Sunday, 26 April 2009
I like it hot
Here's my cast iron casserole. Possibly he most important piece in my kitchen. It weighs a ton, but you can cook huge meals for 10, and also use it to fry up tiny little things....it always has a good even heat.
".....I'm writing this to you because for some reason this was the best lentil curry I have made, creamy and simple as it is. I don't want to forget it." To Val, 20/09/06.
I've never cooked it again, though.
Chop 1 onion and fry in plenty of oil. Soften well. Add 2 whole cloves of garlic and a large Tbs hot Durban masala. Fry together for a bit. Add half a tube of tomato concentrate, half a box of washed puy lentils and a tray of cherry tomatoes. Add one tsp of powdered vegetable stock. Cover with boiling water and simmer gently for 20 minutes. Serve with brown rice and a tomato salad. Or with crispy lamb chops.
This is probably my signature dish. I'm always so grateful that I grew up in Durban. Apart from the sea, the sub-tropical climate and the jolly mix of Zulu Indian and English it is the home of Durban Curry....obviously, the best curry in the world!
As ever, start with lots of chopped onions - at least three. Plenty of oil. Gently simmer for ages, then add the curry powder. I always use two different powders or paste, a hot Durban masala and a garam or something else. Three large Tbs altogether. Fry for a bit. Then add the meat. My special is braising steak in biggish chunks and a pack of oxtail. The bones give the curry a nice depth, and I really only eat the oxtail - it is the best bit - creamy and tender. After the meat, all the other ingredients: plenty garlic cloves - whole; 2 tins of tomatoes, plenty tomato concentrate, diced ginger, whole green chillies, curry leaves - which I keep in the freezer; 2 organic beef stock. Place in a lowish oven and let it gently cook. After an hour, add peeled halved potatoes (by now the casserole dish is getting VERY full, but no matter). Return to the oven, and gently bubble for another two hours. Long and slow of course. Fresh sheep's milk yoghurt and chopped fresh coriander on top....well you can't beat it.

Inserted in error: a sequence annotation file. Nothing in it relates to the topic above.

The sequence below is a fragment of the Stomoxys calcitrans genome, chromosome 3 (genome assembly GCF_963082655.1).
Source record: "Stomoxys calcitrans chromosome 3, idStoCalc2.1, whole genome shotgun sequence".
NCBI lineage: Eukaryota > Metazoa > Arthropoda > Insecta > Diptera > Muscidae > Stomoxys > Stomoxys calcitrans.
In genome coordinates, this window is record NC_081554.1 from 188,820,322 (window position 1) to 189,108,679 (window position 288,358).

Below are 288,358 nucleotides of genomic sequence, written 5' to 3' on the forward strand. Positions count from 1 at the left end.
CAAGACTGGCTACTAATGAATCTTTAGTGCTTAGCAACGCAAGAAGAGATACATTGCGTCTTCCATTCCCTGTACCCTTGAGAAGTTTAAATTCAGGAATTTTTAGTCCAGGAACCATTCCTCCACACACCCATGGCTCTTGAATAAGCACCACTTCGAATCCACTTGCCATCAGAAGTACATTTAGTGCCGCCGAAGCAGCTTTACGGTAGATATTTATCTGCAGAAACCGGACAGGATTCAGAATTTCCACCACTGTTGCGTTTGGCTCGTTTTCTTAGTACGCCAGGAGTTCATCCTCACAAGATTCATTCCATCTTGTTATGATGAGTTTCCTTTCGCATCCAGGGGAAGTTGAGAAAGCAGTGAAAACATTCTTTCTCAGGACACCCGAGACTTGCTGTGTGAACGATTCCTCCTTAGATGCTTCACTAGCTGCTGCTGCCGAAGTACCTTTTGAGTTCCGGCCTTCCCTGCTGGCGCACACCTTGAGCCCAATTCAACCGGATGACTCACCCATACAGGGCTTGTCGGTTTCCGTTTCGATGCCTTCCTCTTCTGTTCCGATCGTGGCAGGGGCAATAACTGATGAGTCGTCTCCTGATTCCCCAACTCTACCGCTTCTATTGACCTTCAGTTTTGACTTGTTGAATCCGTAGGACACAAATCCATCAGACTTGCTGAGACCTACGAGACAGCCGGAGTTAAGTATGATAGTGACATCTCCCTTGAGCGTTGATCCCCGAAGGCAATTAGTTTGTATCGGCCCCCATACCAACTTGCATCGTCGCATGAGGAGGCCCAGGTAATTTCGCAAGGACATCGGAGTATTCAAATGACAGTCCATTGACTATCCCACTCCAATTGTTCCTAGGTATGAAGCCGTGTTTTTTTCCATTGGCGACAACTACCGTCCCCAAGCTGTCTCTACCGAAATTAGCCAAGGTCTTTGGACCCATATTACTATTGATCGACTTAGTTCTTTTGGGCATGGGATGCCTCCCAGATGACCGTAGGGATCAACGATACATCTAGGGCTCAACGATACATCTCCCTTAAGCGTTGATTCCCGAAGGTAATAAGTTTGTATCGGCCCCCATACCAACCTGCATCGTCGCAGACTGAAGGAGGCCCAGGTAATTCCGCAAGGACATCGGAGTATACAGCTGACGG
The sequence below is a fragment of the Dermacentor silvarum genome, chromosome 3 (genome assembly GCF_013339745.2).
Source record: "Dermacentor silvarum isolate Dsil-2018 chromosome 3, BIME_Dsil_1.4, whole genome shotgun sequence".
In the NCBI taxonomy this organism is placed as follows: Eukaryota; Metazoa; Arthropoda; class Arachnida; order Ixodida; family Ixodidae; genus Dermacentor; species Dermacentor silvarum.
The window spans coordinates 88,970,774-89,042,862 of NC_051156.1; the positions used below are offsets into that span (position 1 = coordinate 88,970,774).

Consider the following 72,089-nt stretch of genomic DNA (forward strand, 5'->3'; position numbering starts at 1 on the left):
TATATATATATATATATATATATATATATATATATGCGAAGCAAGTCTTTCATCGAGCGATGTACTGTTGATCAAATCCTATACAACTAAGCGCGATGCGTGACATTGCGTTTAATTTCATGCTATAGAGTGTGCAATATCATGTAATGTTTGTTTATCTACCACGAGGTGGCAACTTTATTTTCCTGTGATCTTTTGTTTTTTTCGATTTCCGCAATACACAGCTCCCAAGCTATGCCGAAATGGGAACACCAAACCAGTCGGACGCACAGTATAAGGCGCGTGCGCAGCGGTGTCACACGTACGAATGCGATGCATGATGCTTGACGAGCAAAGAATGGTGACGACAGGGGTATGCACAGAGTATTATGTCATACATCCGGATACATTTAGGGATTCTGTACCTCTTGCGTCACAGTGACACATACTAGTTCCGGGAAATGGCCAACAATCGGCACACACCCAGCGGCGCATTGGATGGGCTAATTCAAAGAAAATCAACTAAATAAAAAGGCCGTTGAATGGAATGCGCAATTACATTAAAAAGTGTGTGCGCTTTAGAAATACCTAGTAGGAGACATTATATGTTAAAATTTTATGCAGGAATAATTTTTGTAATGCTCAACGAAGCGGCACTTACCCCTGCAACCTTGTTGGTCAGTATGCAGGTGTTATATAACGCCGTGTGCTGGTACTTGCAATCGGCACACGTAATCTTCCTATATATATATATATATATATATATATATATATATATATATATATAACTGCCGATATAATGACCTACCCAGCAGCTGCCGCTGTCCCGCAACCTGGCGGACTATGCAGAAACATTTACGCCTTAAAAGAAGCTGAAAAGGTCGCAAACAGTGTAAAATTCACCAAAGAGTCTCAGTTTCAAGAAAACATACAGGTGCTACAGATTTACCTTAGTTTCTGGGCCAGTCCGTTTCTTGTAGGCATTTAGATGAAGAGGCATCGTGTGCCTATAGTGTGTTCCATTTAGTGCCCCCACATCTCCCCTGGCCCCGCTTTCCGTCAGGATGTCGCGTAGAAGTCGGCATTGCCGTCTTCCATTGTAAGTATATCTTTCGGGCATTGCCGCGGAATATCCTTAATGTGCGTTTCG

Samp is something you eat as a child in South Africa. It's what the Africans cook every day. On the farm they do it in big round black potjies, three legs over the fire, with the smoke giving it that little bit extra. They always share it, because all kids love it. Some call it stamp, and if they were Xhosa, they called it gn"d"oosh. That little "d" denotes a click from the front of the mouth "nnn"d"ooosh". What a satisfying word for a child! Made from mature corn, it is creamy white with big tough kernels. We soak the samp overnight and boil it for hours on the stove. A little salt at the end, maybe some cream. It's a creamy, chewy, chunky porridge, and it goes a treat with boerewors. Boerewors is a farmhouse beef sausage with a good spicy bite to it. Not fatty at all, so don't overcook.
Chakalaka is the wonderfully named chillie tomato sauce that developed in the townships. They add baked beans as well as a few other vegetables, but this simple recipe went down a treat.
".... we had the most wonderful dinner tonight......baked boerewors with a lovely slow-cooked samp with butter added afterwards, and a wonderful first attempt at chakalaka: fried onions / garlic / red chillie / beef stock / tomato puree and two tins of chopped tomatoes....delishhh!"